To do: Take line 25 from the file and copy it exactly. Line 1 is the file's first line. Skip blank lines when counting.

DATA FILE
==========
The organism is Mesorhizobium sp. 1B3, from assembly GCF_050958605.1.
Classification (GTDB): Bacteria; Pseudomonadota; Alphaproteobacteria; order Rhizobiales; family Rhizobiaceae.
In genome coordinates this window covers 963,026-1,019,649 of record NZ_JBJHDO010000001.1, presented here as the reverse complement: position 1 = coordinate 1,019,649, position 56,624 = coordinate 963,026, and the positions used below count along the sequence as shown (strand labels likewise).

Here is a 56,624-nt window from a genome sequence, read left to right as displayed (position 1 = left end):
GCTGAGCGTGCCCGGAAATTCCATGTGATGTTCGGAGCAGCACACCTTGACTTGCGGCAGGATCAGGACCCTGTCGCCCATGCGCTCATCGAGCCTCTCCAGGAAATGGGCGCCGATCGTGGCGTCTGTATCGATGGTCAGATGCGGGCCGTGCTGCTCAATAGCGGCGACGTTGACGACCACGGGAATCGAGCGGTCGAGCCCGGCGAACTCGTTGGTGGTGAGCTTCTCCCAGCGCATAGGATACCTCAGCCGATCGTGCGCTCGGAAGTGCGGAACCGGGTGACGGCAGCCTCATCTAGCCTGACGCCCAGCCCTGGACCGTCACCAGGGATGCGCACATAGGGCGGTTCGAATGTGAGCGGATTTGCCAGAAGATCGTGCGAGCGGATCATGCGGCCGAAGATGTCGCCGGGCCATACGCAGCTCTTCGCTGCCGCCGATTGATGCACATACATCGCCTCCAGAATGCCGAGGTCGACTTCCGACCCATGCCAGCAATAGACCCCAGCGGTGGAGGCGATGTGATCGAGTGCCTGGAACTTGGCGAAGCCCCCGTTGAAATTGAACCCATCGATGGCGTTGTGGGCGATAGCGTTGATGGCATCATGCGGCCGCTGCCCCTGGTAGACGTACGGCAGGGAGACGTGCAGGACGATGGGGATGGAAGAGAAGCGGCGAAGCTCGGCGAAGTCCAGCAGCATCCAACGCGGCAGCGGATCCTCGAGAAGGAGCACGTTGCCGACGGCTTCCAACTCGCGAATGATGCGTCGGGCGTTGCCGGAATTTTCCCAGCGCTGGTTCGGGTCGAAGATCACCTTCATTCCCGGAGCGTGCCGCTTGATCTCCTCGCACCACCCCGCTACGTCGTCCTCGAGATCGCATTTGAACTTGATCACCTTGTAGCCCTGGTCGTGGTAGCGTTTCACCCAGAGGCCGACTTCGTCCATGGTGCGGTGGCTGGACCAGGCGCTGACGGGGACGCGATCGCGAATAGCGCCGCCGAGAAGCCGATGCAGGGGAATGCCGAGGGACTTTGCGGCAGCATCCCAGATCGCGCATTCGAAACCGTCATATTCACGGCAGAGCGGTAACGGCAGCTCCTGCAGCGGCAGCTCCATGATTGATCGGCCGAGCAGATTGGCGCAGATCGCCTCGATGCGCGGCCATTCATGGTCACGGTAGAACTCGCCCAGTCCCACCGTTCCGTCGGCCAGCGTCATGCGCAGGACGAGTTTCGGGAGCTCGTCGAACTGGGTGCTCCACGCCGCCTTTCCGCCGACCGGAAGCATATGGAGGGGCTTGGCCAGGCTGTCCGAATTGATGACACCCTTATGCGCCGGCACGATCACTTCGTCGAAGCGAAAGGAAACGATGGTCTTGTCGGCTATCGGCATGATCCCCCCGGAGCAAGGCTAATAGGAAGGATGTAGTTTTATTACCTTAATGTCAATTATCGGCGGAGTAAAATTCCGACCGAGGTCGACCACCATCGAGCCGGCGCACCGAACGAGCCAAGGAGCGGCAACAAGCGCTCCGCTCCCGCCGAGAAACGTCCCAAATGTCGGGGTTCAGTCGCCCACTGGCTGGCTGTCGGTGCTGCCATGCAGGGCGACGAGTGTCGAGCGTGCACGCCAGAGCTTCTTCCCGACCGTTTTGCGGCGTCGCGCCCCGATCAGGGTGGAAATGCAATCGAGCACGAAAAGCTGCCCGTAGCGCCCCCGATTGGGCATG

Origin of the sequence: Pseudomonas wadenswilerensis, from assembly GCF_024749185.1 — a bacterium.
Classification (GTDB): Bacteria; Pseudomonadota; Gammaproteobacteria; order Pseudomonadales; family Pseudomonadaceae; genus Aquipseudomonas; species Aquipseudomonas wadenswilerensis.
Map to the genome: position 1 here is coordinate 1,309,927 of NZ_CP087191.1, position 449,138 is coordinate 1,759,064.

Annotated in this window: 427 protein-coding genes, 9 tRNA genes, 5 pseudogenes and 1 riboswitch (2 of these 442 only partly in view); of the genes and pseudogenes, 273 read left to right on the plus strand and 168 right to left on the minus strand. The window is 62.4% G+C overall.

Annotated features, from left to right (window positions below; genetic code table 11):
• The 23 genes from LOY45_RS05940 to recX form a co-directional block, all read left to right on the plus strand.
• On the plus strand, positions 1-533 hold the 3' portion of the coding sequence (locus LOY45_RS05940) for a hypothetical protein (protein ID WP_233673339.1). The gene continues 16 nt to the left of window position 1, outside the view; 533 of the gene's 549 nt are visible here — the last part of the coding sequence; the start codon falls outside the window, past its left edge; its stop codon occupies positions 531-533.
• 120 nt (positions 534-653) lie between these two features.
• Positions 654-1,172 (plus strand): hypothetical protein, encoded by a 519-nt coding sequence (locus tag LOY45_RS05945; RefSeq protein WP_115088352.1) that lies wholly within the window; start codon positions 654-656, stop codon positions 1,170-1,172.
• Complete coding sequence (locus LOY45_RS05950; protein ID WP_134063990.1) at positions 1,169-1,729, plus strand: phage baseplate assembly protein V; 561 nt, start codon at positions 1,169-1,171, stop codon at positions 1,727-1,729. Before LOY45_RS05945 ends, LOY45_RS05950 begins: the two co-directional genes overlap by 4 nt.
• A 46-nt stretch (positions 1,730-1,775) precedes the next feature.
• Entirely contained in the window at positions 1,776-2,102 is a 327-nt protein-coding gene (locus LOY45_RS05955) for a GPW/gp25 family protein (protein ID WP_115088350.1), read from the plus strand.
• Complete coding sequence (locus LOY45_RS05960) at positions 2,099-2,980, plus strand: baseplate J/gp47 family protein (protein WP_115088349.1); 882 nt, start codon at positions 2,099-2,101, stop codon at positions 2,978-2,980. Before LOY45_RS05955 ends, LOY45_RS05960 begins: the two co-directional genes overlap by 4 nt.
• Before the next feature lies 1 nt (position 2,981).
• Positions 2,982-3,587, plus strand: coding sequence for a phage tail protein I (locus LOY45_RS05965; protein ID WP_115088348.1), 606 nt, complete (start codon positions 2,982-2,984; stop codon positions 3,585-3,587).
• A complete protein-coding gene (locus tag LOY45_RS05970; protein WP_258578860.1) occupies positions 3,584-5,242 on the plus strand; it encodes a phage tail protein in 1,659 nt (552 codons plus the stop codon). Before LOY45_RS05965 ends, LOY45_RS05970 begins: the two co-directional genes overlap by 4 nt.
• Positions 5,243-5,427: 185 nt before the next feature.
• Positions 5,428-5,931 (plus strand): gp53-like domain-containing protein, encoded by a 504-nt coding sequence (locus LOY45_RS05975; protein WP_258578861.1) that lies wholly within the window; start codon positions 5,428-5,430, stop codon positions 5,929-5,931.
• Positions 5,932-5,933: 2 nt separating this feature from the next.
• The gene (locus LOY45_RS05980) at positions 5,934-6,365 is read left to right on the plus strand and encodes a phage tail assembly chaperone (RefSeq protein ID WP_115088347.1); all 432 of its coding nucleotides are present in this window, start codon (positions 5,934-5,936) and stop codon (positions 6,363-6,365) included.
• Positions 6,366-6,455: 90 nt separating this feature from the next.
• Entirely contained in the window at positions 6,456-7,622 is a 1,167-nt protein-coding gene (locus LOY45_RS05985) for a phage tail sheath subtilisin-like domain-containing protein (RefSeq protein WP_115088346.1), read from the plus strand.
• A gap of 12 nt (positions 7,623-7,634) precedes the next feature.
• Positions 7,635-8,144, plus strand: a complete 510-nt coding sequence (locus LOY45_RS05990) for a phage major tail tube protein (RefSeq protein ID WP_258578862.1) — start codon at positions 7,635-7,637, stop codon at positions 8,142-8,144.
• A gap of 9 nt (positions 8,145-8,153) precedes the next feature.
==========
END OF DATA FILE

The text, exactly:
• The gene (locus LOY45_RS05980) at positions 5,934-6,365 is read left to right on the plus strand and encodes a phage tail assembly chaperone (RefSeq protein ID WP_115088347.1); all 432 of its coding nucleotides are present in this window, start codon (positions 5,934-5,936) and stop codon (positions 6,363-6,365) included.